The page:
Portsmouth girl with cystic fibrosis delivers hundreds of letters to Downing Street

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MORE than 1,000 letters calling for a life-changing drug to be free have been delivered to Downing Street.

Four-year-old Ivy Weir, from Portsmouth, knocked on the black door of number 10 and handed over the letters written by children and young people with cystic fibrosis.

Gemma Weir and her four-year-old daughter Ivy, from Portsmouth, accompanied by Grace Paget from the Cystic Fibrosis Trust, delivered hundreds of letters to Downing Street calling for drug Orkambi to be free

Gemma Weir and her four-year-old daughter Ivy, from Portsmouth, accompanied by Grace Paget from the Cystic Fibrosis Trust, delivered hundreds of letters to Downing Street calling for drug Orkambi to be free

As previously reported they are asking Prime Minister Theresa May to make Orkambi, which stops cystic fibrosis from getting worse, to be available for free.

Gemma Weir accompanied her daughter Ivy, who has the condition, to London with the box full of letters.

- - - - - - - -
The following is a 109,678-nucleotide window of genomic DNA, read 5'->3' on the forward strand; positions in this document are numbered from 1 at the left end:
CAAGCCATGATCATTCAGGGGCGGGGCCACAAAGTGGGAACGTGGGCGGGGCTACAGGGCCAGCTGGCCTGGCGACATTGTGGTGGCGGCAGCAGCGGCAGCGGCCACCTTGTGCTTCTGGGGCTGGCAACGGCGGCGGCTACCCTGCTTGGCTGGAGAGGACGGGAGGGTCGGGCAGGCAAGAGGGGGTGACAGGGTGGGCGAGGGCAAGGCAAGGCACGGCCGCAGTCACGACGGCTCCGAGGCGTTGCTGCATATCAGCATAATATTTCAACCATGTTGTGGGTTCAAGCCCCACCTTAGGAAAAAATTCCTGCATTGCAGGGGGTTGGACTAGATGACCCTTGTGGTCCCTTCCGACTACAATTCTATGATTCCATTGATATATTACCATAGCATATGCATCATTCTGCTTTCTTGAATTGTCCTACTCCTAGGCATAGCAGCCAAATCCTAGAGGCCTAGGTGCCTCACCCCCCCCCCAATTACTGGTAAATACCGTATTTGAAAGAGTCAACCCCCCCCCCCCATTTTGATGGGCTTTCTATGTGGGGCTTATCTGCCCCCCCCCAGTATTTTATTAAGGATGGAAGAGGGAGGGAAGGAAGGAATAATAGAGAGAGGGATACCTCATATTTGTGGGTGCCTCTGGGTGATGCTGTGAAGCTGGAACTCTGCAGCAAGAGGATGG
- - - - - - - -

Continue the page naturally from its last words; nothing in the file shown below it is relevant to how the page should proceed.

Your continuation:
The 34-year-old said: ‘It was a great day but also very emotional. We were handing over letters that meant a lot to the people who had written them.

‘It was an honour to deliver them and it was a big moment for Ivy too. She is my inspiration in doing all this so it was important for her to be there.’

It was an honour to deliver them and it was a big moment for Ivy too.

Gemma Weir

Portsmouth North MP Penny Mordaunt helped organise Gemma and Ivy going to Downing Street.

She said: ‘I was delighted to help Ivy and Gemma deliver the petition.

‘I set up the Life Science group in parliament to ensure we are keeping investment into medical research strong and that we are increasing the take up of new drugs by the NHS.’

Families of children and adults with cystic fibrosis, which causes a thick mucus to form on the lungs and digestive system, have been supporting a nationwide campaign to get Orkambi on the NHS.

A petition for it to be discussed in parliament got 114,000 signatures and a debate took place in March.

The letter idea was started by Luis Walker, seven, from East Sussex, who wanted to write to Mrs May.

Gemma, from Paulsgrove, added: ‘A lot of parents were writing to MPs asking them to support the campaign. Luis wanted to get involved and then other children started writing letters.

‘It is amazing how far the campaign has come in the last few months. It feels like we are closer to getting Orkambi and precision medicine.’